Failing to Correct Known Discrimination May Land Small Business Owners in Court
According to Christina Sondermann Capizzi, an age discrimination claim by a retail employee received momentum in the 2ndU.S. Court of Appeals. Initially heard by a district court, the ruling in the case was overturned in favor of the plaintiff, who claimed age-based discrimination. Discriminatory acts mentioned in the case included being called ‘Mommy’ on several occasions, being given undesirable tasks such as working in the fitting room and being transferred to another store more than 30 miles away because older shoppers frequented that store, making it a better fit for her. In addition, when the plaintiff filed a complaint with the company for being told she was ‘too old for a supervisory position, she was promoted to apparel supervisor. The plaintiff also claimed she was given no management training and was criticized for the pace of her work.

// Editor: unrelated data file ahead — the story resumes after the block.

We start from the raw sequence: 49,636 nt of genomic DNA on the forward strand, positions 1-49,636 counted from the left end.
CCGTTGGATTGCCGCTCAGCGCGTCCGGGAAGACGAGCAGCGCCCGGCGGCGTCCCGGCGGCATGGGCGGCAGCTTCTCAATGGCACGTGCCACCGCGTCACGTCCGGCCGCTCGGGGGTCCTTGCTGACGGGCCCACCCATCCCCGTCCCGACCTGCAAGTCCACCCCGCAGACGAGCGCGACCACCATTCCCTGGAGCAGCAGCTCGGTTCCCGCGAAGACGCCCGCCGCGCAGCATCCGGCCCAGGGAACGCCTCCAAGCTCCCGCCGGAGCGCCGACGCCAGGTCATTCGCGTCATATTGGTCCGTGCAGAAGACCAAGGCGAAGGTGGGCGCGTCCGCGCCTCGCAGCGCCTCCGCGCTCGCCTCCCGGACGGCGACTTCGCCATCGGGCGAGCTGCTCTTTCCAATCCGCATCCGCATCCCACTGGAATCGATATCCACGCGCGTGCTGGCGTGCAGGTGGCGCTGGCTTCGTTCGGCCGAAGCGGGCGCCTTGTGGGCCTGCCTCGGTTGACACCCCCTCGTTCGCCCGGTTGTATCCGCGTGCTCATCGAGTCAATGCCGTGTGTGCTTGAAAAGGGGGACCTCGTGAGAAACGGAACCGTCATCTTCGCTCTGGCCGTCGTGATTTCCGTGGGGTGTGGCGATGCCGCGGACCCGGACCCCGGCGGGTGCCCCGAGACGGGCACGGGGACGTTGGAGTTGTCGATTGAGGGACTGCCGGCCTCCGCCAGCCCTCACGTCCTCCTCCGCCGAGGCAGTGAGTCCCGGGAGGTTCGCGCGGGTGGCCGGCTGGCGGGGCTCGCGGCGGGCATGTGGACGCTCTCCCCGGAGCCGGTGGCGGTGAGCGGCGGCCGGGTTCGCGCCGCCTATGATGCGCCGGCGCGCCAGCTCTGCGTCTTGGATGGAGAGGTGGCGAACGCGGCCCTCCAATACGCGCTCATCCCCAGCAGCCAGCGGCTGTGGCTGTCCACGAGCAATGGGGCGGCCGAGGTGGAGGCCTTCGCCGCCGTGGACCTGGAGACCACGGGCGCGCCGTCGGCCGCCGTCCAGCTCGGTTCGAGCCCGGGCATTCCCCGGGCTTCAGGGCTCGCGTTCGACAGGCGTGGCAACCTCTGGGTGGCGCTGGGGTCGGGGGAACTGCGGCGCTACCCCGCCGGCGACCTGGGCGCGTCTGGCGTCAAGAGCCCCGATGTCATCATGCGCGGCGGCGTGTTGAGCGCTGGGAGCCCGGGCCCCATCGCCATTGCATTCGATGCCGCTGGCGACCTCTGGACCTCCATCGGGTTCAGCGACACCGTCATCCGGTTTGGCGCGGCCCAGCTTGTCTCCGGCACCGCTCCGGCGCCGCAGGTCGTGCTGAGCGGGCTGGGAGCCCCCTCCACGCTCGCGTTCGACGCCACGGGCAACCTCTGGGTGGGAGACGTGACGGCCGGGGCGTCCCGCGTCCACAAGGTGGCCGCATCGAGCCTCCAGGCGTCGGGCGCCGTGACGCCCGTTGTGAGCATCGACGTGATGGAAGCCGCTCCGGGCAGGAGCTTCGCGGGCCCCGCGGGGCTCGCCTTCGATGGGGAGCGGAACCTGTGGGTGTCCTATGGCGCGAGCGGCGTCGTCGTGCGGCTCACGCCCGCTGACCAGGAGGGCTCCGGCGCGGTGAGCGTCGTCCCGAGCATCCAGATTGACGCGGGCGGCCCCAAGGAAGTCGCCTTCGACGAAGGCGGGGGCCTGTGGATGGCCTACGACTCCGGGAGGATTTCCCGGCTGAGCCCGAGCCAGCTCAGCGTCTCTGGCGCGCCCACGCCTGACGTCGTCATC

Based on the Age Discrimination in Employment Act(ADEA), the company countered the plaintiff's lawsuit, stating that the former employee left and never returned to work after receiving a written warning for violating a company policy regarding shoplifters. More specifically, the plaintiff reportedly spotted a suspicious shopper and immediately called the police about the activity rather than following the procedure.
Why this Case Matters:
According to law, prior discriminatory acts may be considered as background evidence to a discrimination claim or part of ongoing retaliation against an employee, whether or not that employee has formally filed a lawsuit of discrimination with the company. Courts will hold employers accountable for failing to correct or prevent actions that violate the law under ADEA. Under the EEOC, acts of age discrimination are reviewed throughout the hiring process and include job assignments, promotions, and other conditions of employment.
Verbal harassment under the age discrimination act can include being called ‘Mommy’ or other terms designating an age. While it may be innocuous to some, it can be seen as derogatory if it is pervasive, unwanted, or perceived as contributing to a hostile work environment. Even minor veiled or ongoing verbal communications with no intervention by management can be seen as contributing to a hostile work environment and may even provide proof for a claim of retaliation or discrimination.